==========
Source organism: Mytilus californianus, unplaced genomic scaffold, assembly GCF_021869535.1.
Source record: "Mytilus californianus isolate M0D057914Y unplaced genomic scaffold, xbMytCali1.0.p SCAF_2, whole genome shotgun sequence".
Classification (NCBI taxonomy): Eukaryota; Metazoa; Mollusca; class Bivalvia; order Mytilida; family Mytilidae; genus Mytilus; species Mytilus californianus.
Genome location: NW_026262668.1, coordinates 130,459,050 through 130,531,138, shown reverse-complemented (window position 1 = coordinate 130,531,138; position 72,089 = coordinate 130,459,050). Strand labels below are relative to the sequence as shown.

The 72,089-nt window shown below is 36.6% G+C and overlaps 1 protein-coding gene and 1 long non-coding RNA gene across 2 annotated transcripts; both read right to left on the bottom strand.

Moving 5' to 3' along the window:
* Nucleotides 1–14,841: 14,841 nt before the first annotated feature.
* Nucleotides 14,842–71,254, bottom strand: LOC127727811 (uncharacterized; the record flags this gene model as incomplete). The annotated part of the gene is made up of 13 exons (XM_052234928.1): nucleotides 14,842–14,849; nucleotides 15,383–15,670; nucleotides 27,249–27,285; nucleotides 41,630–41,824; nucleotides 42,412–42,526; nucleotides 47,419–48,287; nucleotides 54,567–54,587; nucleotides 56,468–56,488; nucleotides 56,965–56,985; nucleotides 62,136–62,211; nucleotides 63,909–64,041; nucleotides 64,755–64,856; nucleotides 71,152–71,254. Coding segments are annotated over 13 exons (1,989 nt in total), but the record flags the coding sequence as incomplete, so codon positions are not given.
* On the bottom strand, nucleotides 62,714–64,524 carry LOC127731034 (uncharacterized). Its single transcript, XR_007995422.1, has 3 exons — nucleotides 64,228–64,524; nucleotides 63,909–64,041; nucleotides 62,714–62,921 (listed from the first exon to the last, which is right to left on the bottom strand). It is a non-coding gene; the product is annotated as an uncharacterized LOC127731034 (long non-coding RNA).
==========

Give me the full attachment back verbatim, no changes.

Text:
Source organism: Mytilus californianus, unplaced genomic scaffold, assembly GCF_021869535.1.
Source record: "Mytilus californianus isolate M0D057914Y unplaced genomic scaffold, xbMytCali1.0.p SCAF_2, whole genome shotgun sequence".
Classification (NCBI taxonomy): Eukaryota; Metazoa; Mollusca; class Bivalvia; order Mytilida; family Mytilidae; genus Mytilus; species Mytilus californianus.
Genome location: NW_026262668.1, coordinates 130,459,050 through 130,531,138, shown reverse-complemented (window position 1 = coordinate 130,531,138; position 72,089 = coordinate 130,459,050). Strand labels below are relative to the sequence as shown.

The 72,089-nt window shown below is 36.6% G+C and overlaps 1 protein-coding gene and 1 long non-coding RNA gene across 2 annotated transcripts; both read right to left on the bottom strand.

Moving 5' to 3' along the window:
* Nucleotides 1–14,841: 14,841 nt before the first annotated feature.
* Nucleotides 14,842–71,254, bottom strand: LOC127727811 (uncharacterized; the record flags this gene model as incomplete). The annotated part of the gene is made up of 13 exons (XM_052234928.1): nucleotides 14,842–14,849; nucleotides 15,383–15,670; nucleotides 27,249–27,285; nucleotides 41,630–41,824; nucleotides 42,412–42,526; nucleotides 47,419–48,287; nucleotides 54,567–54,587; nucleotides 56,468–56,488; nucleotides 56,965–56,985; nucleotides 62,136–62,211; nucleotides 63,909–64,041; nucleotides 64,755–64,856; nucleotides 71,152–71,254. Coding segments are annotated over 13 exons (1,989 nt in total), but the record flags the coding sequence as incomplete, so codon positions are not given.
* On the bottom strand, nucleotides 62,714–64,524 carry LOC127731034 (uncharacterized). Its single transcript, XR_007995422.1, has 3 exons — nucleotides 64,228–64,524; nucleotides 63,909–64,041; nucleotides 62,714–62,921 (listed from the first exon to the last, which is right to left on the bottom strand). It is a non-coding gene; the product is annotated as an uncharacterized LOC127731034 (long non-coding RNA).